Anti Wage-Slavery Pro-Freedom Quotations Of The Week 1874-1876

A strike by, say, social media consultants, telemarketers, or high-frequency traders might never even make the news at all.
When it comes to garbage collectors, though, it’s different. Any way you look at it, they do a job we can’t do without. And the harsh truth is that an increasing number of people do jobs that we can do just fine without. Were they to suddenly stop working the world wouldn’t get any poorer, uglier, or in any way worse. Take the slick Wall Street traders who line their pockets at the expense of another retirement fund. Take the shrewd lawyers who can draw a corporate lawsuit out until the end of days. Or take the brilliant ad writer who pens the slogan of the year and puts the competition right out of business.
Why Garbagemen Should Earn More Than Bankers
By Rutger Bregman

[emphasis JS]

Uwe Mauch has called Vienna “home” for more than 30 years. The 52-year-old Austrian journalist and writer lives in a subsidized apartment in the north of the European city, in one of the many low-cost housing complexes built around leafy courtyards by the municipal government.
Mauch pays 300 euros, or the equivalent of $350, a month in rent for his one-bedroom apartment ― only 10 percent of his income.
“It’s great ― I’m really happy living here,” he says. “I like all the green space right outside my window. When people from other countries visit, they can’t believe it’s so nice and also so cheap.”
With its affordable and attractive places to live, the Austrian capital is fast becoming the international gold standard when it comes to public housing, or what Europeans call “social housing” ― in Vienna’s case, government-subsidized housing rented out by the municipality or nonprofit housing associations. Unlike America’s public housing projects, which remain unloved and underfunded, the city’s schemes are generally held to be at the forefront not only of progressive planning policy but also of sustainable design.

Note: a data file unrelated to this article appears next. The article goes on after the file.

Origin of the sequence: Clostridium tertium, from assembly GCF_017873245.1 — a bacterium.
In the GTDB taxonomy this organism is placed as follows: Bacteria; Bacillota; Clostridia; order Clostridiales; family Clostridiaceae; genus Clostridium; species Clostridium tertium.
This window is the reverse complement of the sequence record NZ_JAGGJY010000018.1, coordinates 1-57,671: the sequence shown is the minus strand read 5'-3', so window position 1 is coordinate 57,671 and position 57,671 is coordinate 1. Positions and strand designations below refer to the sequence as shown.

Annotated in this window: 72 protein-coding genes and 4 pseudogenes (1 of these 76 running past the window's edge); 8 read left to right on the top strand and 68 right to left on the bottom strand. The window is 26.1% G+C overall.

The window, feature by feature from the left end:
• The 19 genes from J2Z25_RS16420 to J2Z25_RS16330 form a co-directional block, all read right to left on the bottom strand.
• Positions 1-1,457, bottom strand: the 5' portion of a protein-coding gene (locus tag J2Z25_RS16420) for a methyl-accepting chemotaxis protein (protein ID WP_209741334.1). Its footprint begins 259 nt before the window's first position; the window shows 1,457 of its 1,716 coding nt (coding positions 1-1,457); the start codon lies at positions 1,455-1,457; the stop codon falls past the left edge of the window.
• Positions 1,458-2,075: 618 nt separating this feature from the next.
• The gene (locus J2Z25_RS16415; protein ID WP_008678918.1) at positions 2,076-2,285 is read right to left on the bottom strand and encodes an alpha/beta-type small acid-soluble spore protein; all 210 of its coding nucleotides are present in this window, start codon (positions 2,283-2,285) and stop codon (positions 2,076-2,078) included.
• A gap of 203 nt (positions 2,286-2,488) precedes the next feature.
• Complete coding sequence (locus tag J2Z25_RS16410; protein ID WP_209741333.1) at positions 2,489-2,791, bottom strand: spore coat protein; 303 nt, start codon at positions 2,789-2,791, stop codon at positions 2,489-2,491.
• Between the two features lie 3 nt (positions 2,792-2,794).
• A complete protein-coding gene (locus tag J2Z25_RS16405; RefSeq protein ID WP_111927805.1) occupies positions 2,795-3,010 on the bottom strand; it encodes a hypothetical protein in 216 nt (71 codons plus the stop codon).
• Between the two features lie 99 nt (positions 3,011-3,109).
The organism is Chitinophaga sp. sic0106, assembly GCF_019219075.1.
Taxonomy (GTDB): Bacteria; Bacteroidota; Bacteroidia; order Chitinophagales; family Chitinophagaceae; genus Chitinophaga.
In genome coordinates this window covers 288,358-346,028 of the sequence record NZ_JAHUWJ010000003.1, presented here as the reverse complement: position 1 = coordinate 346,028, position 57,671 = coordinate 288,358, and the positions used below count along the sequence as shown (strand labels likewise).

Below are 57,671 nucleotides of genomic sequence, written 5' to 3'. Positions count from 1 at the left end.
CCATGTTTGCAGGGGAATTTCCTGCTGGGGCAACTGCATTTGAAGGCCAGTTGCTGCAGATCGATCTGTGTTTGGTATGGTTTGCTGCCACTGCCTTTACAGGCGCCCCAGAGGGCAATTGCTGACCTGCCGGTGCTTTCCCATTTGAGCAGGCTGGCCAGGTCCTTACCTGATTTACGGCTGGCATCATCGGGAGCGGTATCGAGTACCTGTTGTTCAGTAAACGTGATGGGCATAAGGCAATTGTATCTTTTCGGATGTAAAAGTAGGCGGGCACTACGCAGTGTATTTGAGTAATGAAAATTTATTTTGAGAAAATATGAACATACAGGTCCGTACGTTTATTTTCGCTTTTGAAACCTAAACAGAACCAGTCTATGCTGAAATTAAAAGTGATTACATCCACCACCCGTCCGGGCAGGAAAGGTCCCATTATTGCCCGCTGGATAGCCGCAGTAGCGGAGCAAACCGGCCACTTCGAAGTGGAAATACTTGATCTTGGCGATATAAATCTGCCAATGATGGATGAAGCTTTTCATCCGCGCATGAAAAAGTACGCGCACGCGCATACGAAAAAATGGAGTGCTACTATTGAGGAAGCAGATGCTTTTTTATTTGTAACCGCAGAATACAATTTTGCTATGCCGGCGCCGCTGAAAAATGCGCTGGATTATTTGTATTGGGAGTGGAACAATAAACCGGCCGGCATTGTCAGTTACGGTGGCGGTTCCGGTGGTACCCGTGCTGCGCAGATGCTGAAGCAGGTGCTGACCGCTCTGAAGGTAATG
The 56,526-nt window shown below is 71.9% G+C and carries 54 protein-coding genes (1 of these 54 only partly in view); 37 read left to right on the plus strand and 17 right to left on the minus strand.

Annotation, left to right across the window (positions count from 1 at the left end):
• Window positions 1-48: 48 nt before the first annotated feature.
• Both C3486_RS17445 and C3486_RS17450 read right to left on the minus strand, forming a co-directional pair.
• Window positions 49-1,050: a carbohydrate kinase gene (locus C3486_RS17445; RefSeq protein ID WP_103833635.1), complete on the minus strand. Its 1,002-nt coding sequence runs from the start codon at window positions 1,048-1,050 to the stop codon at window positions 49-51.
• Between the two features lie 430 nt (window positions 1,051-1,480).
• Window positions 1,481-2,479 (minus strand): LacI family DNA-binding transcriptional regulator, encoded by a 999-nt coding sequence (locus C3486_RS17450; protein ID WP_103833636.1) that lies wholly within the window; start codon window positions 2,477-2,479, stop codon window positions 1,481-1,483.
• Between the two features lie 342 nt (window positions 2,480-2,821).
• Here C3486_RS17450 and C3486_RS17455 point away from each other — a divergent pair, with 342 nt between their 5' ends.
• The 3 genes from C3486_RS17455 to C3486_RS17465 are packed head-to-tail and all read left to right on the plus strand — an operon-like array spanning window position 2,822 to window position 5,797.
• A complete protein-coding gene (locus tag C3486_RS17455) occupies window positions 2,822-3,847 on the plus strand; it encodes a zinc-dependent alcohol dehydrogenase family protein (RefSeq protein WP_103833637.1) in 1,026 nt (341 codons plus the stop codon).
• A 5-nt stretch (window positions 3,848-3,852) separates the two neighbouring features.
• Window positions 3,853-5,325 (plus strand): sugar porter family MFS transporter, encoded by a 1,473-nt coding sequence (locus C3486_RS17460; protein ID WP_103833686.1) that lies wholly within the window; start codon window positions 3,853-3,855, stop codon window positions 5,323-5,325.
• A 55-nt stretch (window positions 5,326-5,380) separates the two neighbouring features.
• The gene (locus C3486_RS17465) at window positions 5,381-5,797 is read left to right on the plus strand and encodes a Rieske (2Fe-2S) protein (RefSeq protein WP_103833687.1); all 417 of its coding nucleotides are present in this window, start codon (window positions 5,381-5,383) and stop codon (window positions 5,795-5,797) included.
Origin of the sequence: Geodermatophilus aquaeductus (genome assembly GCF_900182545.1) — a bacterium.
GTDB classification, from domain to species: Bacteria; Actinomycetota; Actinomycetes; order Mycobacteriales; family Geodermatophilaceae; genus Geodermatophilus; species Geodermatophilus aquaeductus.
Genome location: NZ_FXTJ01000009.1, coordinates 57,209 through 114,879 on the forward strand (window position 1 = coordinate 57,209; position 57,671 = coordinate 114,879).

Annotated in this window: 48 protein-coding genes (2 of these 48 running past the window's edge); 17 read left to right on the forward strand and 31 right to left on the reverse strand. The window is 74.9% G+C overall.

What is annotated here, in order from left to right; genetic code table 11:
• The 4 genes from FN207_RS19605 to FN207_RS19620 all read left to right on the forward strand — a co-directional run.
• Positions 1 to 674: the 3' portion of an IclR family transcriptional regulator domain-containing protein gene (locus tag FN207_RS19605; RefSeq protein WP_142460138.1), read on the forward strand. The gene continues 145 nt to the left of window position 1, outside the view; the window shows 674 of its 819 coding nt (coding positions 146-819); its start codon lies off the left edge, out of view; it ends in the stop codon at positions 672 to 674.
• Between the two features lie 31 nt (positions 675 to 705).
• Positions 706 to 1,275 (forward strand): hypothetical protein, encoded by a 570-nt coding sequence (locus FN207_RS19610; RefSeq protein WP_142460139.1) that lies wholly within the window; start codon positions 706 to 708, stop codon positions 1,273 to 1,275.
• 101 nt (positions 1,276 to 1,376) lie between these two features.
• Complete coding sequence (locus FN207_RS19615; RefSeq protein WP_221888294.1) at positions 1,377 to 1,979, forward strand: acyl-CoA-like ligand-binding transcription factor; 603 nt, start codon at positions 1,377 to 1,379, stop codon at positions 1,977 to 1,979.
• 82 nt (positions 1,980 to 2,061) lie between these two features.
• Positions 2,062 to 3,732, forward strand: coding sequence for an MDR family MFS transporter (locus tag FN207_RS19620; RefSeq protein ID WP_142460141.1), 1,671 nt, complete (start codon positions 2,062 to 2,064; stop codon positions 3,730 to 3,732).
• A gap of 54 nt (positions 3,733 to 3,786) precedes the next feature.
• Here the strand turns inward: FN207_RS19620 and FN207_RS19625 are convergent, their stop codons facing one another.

Social housing in Vienna has been widespread since the 1920s when the post-war municipality, led by the Social Democrats, began building high-density estates all over the city ― typically six- to eight-story apartment blocks with communal green spaces. Today, anyone earning up to $53,225 a year after taxes is eligible to apply for a subsidized apartment in Vienna in a country where the median gross annual income is about $31,500.
According to the municipality, 62 percent of Vienna’s citizens currently live in social housing.
Vienna’s Affordable Housing Paradise
Adam Forrest

[emphasis JS]

...money is not the same thing as wealth. The idea that money and wealth are the same thing is so deeply entrenched in our culture that it’s hard for us to grasp the folly of it.
The things that we need for our survival – food, shelter, fuel – are wealth. The things that make us feel good – family, community, entertainment – are wealth. The things that help us to get what we need and what we enjoy – machinery, infrastructure, education – are wealth. Money is merely the tool that we use to facilitate the production and transfer of wealth. If we can accept this concept then funding a full UBI becomes not only possible, but economically desirable.
How to Fund a Universal Basic Income
Without Scaring The Horses
Malcolm Henry
Center For Welfare Reform